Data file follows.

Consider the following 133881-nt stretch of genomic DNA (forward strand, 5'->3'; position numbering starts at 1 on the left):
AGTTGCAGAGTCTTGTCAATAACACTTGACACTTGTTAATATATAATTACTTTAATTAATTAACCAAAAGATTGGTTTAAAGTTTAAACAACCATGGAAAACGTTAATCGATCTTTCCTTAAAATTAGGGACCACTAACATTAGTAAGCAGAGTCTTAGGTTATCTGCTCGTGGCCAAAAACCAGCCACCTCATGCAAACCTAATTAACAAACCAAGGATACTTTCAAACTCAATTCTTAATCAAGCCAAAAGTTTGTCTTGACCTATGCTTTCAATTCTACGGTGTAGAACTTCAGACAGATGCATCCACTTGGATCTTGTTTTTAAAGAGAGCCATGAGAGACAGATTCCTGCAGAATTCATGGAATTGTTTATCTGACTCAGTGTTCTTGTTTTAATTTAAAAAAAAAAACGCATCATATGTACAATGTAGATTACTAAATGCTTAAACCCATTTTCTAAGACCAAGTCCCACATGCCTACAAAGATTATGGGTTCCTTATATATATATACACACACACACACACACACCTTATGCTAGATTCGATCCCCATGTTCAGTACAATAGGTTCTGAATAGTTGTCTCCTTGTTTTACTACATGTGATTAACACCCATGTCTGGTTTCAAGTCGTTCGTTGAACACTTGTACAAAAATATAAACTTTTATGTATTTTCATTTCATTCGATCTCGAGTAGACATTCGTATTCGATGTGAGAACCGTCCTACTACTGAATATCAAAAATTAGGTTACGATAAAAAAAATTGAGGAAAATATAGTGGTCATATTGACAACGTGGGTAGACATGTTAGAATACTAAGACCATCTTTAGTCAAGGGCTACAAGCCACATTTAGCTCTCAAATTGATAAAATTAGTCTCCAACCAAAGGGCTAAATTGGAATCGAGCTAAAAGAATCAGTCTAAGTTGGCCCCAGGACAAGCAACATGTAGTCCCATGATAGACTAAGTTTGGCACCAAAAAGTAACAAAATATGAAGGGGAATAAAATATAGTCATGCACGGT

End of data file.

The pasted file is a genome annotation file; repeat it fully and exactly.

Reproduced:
Consider the following 133881-nt stretch of genomic DNA (forward strand, 5'->3'; position numbering starts at 1 on the left):
AGTTGCAGAGTCTTGTCAATAACACTTGACACTTGTTAATATATAATTACTTTAATTAATTAACCAAAAGATTGGTTTAAAGTTTAAACAACCATGGAAAACGTTAATCGATCTTTCCTTAAAATTAGGGACCACTAACATTAGTAAGCAGAGTCTTAGGTTATCTGCTCGTGGCCAAAAACCAGCCACCTCATGCAAACCTAATTAACAAACCAAGGATACTTTCAAACTCAATTCTTAATCAAGCCAAAAGTTTGTCTTGACCTATGCTTTCAATTCTACGGTGTAGAACTTCAGACAGATGCATCCACTTGGATCTTGTTTTTAAAGAGAGCCATGAGAGACAGATTCCTGCAGAATTCATGGAATTGTTTATCTGACTCAGTGTTCTTGTTTTAATTTAAAAAAAAAAACGCATCATATGTACAATGTAGATTACTAAATGCTTAAACCCATTTTCTAAGACCAAGTCCCACATGCCTACAAAGATTATGGGTTCCTTATATATATATACACACACACACACACACACCTTATGCTAGATTCGATCCCCATGTTCAGTACAATAGGTTCTGAATAGTTGTCTCCTTGTTTTACTACATGTGATTAACACCCATGTCTGGTTTCAAGTCGTTCGTTGAACACTTGTACAAAAATATAAACTTTTATGTATTTTCATTTCATTCGATCTCGAGTAGACATTCGTATTCGATGTGAGAACCGTCCTACTACTGAATATCAAAAATTAGGTTACGATAAAAAAAATTGAGGAAAATATAGTGGTCATATTGACAACGTGGGTAGACATGTTAGAATACTAAGACCATCTTTAGTCAAGGGCTACAAGCCACATTTAGCTCTCAAATTGATAAAATTAGTCTCCAACCAAAGGGCTAAATTGGAATCGAGCTAAAAGAATCAGTCTAAGTTGGCCCCAGGACAAGCAACATGTAGTCCCATGATAGACTAAGTTTGGCACCAAAAAGTAACAAAATATGAAGGGGAATAAAATATAGTCATGCACGGT